The number of data disks will determine maximum IOPS (IOPS stands for input/output operations per second.) and the overall size will determine the amount of temporary storage available and depends on what is supported in the region.

General purpose – Balanced CPU-to-memory ratio, small to medium databases
Compute optimized – High CPU-to-memory ration, medium traffic web servers and application servers
Memory optimized – High memory-to-CPU ratio, relational database servers, medium to large caches, and in-memory analytics
Storage optimized – High disk throughput and IO
GPU – Heavy graphic rendering and video editing
High performance compute – Fastest and most powerful CPU virtual machines



We will leave this to default


We will leave this to default, but for future, CREATE A BACKUP!


We will leave this default


We will add Environment and Test

REVIEW AND CREATE, lean back for a minute or two.

Lets head over to our RG boose-rg and check the newly created resources and connect to the VM

Lets inspect the boose-rg-vnet

This format is so called Classless Inter-Domain Routing CIDR representation so in short it’s a bit mask that describes what portion of the IP address can be used for the range. (router, network card )giving you range in this format: – (/24 is 253 units, /25 is 126 units)

Lets inspect the boose-vm1-nsg

A network security group contains security rules that allow or deny inbound network traffic to, or outbound network traffic from, several types of Azure resources. For each rule, you can specify source and destination, port, and protocol.

The rest is self explained after the choices we made, boose-vm1_DataDisk_O has 1024GB P SSD, the boose-vm1_OsDisk has 127 GB P SSD.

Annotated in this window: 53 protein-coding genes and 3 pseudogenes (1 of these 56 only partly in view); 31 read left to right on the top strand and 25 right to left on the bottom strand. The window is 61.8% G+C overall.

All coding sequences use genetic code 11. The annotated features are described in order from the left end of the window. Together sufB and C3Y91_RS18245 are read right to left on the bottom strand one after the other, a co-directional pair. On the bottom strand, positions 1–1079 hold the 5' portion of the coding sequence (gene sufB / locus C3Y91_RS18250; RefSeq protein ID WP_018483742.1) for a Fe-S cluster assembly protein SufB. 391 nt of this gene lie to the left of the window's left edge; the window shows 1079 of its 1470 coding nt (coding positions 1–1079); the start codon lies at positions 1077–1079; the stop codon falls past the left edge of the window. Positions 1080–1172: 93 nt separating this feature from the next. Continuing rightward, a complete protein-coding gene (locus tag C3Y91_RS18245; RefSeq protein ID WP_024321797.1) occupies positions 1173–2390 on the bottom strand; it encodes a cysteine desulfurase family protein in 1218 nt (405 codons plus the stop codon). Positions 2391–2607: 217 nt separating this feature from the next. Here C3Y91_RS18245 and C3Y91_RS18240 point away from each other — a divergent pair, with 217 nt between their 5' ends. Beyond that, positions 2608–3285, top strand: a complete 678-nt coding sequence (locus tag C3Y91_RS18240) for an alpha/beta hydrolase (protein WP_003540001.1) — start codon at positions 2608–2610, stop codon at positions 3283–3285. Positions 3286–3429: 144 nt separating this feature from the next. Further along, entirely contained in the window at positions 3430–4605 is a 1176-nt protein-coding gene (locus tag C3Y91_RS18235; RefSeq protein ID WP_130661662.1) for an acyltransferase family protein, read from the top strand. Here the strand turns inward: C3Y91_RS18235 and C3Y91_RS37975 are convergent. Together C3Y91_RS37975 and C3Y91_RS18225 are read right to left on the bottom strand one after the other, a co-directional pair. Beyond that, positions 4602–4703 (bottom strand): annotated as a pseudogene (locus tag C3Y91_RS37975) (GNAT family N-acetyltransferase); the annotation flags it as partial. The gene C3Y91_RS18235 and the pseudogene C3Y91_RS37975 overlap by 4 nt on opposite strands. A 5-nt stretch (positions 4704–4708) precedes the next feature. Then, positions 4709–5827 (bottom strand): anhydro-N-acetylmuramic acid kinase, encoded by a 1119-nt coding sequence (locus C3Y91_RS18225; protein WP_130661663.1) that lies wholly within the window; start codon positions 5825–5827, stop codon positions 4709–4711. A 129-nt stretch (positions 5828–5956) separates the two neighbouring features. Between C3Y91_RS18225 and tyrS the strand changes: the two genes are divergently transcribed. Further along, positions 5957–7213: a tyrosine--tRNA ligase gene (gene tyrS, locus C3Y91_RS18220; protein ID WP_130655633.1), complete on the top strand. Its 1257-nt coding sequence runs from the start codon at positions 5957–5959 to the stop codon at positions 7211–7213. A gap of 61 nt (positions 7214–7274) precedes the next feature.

Now lets connect!

Choose RDP and download the mstsc

Enter the admin user (either \username or localhost\username)

And we are in

Attach managed disk, hm..could be a issue, but you see it with disk part

So we created a new vm in order to find our disk, it turns out we have to select (after diskmgmt.msc) “Be sure to select “GPT” when asked”

To assign a drive letter to the disk, right-click on the “unallocated” space of the online and initialized disk, and click “New Simple Volume”. This will allow you to assign drive letter. Note that you do not need to format the volume as this will be done later.

Assign it F and format it

And now it is ready for use:

There are many ways to cp, I tried this:

But I did not get my storage key due to free subscriptions….

So i just right-clicked and copy


# Get all resources in a resource group
Get-AzResource -ResourceGroupName boose-rg | ft
# Get a resource group by wildcard
Get-AzResourceGroup -Name ‘boose*’
# Remove all resources in a group and the group
Get-AzResourceGroup -Name ‘boose*’ | Remove-AzResourceGroup -Force -AsJob

Lets create a second vm and look at the topology (the names may differ, it was a bit ad-hoc):

And our resources:

What about time zones (created a new VM)

Login and check default

Lets change it to Brasilia UTC-03:00, navigate to server manger, locate time

Change it, and press ok

Done, cmd output

Ok, lets restart the VM and see if it sticks…., jepp it did.

With powershell, run it as admin

Get-TimeZone -ListAvailable
Get-TimeZone -ListAvailable | where ({$_.Id -like "Russian*"})
Set-TimeZone -Id "Russian Standard Time"

Ok, lets restart the server